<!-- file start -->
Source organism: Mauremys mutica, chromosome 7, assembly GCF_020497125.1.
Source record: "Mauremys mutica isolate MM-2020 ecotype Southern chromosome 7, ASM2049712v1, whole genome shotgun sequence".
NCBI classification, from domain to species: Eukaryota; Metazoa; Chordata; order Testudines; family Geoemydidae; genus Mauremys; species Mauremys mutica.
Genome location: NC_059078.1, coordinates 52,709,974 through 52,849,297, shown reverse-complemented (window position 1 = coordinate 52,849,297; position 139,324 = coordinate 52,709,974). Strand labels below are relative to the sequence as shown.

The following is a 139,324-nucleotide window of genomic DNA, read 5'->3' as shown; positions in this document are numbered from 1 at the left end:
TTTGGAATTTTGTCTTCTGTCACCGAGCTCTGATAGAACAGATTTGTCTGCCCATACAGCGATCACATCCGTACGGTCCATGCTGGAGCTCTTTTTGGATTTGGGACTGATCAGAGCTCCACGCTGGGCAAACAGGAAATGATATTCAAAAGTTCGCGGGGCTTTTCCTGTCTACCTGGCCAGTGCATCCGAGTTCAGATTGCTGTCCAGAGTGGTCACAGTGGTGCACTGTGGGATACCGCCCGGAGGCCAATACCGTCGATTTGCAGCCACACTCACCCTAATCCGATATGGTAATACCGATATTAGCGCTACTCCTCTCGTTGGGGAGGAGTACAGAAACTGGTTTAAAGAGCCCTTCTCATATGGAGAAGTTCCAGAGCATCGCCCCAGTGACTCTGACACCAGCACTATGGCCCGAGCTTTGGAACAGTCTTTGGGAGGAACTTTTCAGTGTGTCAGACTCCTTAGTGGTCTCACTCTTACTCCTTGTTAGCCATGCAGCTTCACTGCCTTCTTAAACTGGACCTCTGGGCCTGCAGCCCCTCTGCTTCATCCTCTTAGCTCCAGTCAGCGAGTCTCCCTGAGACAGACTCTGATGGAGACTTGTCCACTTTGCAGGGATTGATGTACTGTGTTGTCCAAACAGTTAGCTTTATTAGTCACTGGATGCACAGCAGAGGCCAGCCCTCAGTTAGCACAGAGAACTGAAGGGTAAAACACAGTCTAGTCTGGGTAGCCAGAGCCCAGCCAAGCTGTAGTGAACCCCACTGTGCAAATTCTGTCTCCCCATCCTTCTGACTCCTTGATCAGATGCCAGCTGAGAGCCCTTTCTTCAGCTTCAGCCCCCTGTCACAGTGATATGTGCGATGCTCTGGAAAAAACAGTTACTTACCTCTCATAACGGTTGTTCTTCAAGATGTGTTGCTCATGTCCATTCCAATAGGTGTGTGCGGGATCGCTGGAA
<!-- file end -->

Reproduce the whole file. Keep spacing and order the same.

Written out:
Source organism: Mauremys mutica, chromosome 7, assembly GCF_020497125.1.
Source record: "Mauremys mutica isolate MM-2020 ecotype Southern chromosome 7, ASM2049712v1, whole genome shotgun sequence".
NCBI classification, from domain to species: Eukaryota; Metazoa; Chordata; order Testudines; family Geoemydidae; genus Mauremys; species Mauremys mutica.
Genome location: NC_059078.1, coordinates 52,709,974 through 52,849,297, shown reverse-complemented (window position 1 = coordinate 52,849,297; position 139,324 = coordinate 52,709,974). Strand labels below are relative to the sequence as shown.

The following is a 139,324-nucleotide window of genomic DNA, read 5'->3' as shown; positions in this document are numbered from 1 at the left end:
TTTGGAATTTTGTCTTCTGTCACCGAGCTCTGATAGAACAGATTTGTCTGCCCATACAGCGATCACATCCGTACGGTCCATGCTGGAGCTCTTTTTGGATTTGGGACTGATCAGAGCTCCACGCTGGGCAAACAGGAAATGATATTCAAAAGTTCGCGGGGCTTTTCCTGTCTACCTGGCCAGTGCATCCGAGTTCAGATTGCTGTCCAGAGTGGTCACAGTGGTGCACTGTGGGATACCGCCCGGAGGCCAATACCGTCGATTTGCAGCCACACTCACCCTAATCCGATATGGTAATACCGATATTAGCGCTACTCCTCTCGTTGGGGAGGAGTACAGAAACTGGTTTAAAGAGCCCTTCTCATATGGAGAAGTTCCAGAGCATCGCCCCAGTGACTCTGACACCAGCACTATGGCCCGAGCTTTGGAACAGTCTTTGGGAGGAACTTTTCAGTGTGTCAGACTCCTTAGTGGTCTCACTCTTACTCCTTGTTAGCCATGCAGCTTCACTGCCTTCTTAAACTGGACCTCTGGGCCTGCAGCCCCTCTGCTTCATCCTCTTAGCTCCAGTCAGCGAGTCTCCCTGAGACAGACTCTGATGGAGACTTGTCCACTTTGCAGGGATTGATGTACTGTGTTGTCCAAACAGTTAGCTTTATTAGTCACTGGATGCACAGCAGAGGCCAGCCCTCAGTTAGCACAGAGAACTGAAGGGTAAAACACAGTCTAGTCTGGGTAGCCAGAGCCCAGCCAAGCTGTAGTGAACCCCACTGTGCAAATTCTGTCTCCCCATCCTTCTGACTCCTTGATCAGATGCCAGCTGAGAGCCCTTTCTTCAGCTTCAGCCCCCTGTCACAGTGATATGTGCGATGCTCTGGAAAAAACAGTTACTTACCTCTCATAACGGTTGTTCTTCAAGATGTGTTGCTCATGTCCATTCCAATAGGTGTGTGCGGGATCGCTGGAA